I am starting this blog to help keep my sanity after my beloved Lily was diagnosed with Leukaemia on 13/03/2017. It might just help someone else going through something similar in the future, or maybe you are going through it now.
This our journey.
Lily is a rescue Greyhound from Wimbledon Greyhound Welfare (Hersham Hounds). She turned 10 years old on 24th March 2017. I have had her since 2009 when she joined our pack, making it four. We already had Rex, another rescue Greyhound from WGW and Lucy and Gemma, two naughty Yorkshire Terriers. All 3 are now at the Rainbow Bridge, which makes Lily even more precious.
Over the last year or so, Lily had times when she wasn’t that keen on her food, I put this partly down to losing Rex in August 2015. She always had to finish it when he was around, or the gannet would eat all of hers too given half a chance. Once he had gone (leaving us all heartbroken- thats another story) she didn’t need to eat it all at once. She also had a neck/shoulder problem which meant having X-rays and blood tests which showed her lymphocyte levels were up and down. She had numerous tests for Cushings Disease amongst other things but everything came back negative. One day her lymph nodes were swollen so one was removed for biopsy. Fearing lymphoma we were elated when the results did not indicate this. She appeared well in herself apart chronic vaginitis which was treated with antibiotics and would then go away and had the odd quiet day, so with the tests not revealing anything we got on with our lives, although a small part of me feared there was something wrong.
At the end of February 2017 she was overdue her yearly boosters so I had a titre blood test done at my local vets and asked for a general profile to check her Lymphocyte levels. She also had signs of vaginitis again so she went back on antibiotics. Her blood test showed her lymphocytes were very high again and on the same day I got the results she was off her food and only by hand feeding her was I able to get her to eat anything. I knew then something more was wrong and took her to see another vet which is a 100 mile round trip away but deal with a lot of Greyhounds so I feel more comfortable them seeing her when its something more than trivial.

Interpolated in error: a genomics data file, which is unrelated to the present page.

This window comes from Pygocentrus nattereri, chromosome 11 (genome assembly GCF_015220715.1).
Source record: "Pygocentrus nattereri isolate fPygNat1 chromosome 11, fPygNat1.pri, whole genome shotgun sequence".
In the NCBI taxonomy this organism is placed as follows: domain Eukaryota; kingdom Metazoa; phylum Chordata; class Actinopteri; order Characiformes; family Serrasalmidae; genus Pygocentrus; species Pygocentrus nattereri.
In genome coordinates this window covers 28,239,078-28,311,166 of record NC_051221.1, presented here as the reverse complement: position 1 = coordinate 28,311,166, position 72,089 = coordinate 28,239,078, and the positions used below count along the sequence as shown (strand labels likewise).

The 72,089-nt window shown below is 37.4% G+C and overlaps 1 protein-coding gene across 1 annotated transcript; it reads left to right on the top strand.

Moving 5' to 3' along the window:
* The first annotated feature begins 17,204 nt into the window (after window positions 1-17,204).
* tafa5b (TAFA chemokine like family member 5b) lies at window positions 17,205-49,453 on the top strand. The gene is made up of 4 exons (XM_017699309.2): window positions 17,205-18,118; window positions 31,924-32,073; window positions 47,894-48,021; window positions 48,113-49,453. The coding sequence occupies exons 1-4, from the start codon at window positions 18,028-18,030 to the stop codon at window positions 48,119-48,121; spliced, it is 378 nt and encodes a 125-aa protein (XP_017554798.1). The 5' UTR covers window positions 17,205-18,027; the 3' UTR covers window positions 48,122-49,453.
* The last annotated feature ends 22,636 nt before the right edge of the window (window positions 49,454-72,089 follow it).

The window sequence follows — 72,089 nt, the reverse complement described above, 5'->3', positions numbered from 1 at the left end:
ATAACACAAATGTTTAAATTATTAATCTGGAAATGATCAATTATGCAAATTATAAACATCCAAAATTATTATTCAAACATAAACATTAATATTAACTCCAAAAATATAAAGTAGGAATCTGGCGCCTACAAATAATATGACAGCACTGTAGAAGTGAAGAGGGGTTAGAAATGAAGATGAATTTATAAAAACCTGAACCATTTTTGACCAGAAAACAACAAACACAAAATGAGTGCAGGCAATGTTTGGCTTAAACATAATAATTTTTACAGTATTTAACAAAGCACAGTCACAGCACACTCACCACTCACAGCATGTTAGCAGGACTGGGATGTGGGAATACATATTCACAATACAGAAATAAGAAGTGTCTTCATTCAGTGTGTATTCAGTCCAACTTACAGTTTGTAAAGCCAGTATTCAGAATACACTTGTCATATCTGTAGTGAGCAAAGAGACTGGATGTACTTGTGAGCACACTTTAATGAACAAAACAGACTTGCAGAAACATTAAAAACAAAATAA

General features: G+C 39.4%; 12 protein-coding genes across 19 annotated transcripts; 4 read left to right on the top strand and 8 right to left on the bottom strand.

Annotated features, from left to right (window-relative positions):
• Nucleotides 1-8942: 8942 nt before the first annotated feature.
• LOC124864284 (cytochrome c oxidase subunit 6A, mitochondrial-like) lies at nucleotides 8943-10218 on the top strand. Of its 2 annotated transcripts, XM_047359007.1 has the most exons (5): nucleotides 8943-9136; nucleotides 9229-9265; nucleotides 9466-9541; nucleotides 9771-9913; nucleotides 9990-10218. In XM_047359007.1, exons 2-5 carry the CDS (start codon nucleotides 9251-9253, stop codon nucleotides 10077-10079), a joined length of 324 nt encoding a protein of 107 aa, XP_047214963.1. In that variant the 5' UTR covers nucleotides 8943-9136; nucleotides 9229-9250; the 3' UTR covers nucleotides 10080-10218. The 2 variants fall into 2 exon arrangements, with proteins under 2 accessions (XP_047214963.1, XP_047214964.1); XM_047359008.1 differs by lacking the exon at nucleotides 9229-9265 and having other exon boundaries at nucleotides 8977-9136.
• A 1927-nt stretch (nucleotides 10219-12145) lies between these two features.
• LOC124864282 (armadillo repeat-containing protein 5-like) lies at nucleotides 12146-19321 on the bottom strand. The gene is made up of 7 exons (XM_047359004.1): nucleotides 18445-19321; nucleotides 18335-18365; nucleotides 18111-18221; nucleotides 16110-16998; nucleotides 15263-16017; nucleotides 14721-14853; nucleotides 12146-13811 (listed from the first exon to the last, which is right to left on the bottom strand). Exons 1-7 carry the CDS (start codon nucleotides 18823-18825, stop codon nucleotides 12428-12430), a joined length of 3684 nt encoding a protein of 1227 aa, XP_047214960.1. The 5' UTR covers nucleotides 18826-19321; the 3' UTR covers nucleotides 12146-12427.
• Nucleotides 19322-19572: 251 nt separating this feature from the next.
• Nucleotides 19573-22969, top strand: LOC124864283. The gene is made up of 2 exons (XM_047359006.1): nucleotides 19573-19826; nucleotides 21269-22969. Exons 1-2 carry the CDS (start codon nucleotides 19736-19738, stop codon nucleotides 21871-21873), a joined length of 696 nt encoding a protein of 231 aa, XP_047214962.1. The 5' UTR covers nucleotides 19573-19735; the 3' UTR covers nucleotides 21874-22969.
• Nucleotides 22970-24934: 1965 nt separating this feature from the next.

Lily had ultrasound and X-rays which showed up nothing, was given more antibiotics, anti-inflammatories and pain killers but she was becoming more and more unwell and had virtually stopped eating all together. She was panting a lot, unable to settle and clearly in distress which was breaking my heart. We then had a bone marrow biopsy. I swear waiting for those results seemed to go on forever and I thought we would lose her before we got them back. It was Monday 13th March when we rushed her back to the vets because she was so poorly and I had been up with her all night. When we arrived at the vets they had just got the bone marrow results through. I knew deep down it would be bad news. The lovely vet explained that although it wasn’t a 100% diagnosis, cancer cells had been found and everything pointed to leukaemia. We had 3 choices, let her go, get her referred to a specialist for more tests (by which time I knew she would most likely be dead), or begin Chemotherapy straight away. It could not be cured but we could try and get her in remission and have a good quality of life for as long as possible. Through tears, we opted for the latter and left Lily at the surgery, not convinced we would see her again as she seemed so unwell that it would take a miracle for her to come home again.
2 days later Lily came home. She was very very thin but alive and a different dog to the one we had left there 2 days previously! She was very tired after her ordeal (she is a very nervous soul at the best of times and terrified of the vets) but she soon settled back home and by the following day was eating anything and everything. And so began the gruelling 19 weeks of chemotherapy. As I write this, she has had 4 weekly sessions with her currently on a 1 week break. It has not been an easy ride so far, in fact it’s a rollercoaster ride, so here starts our story.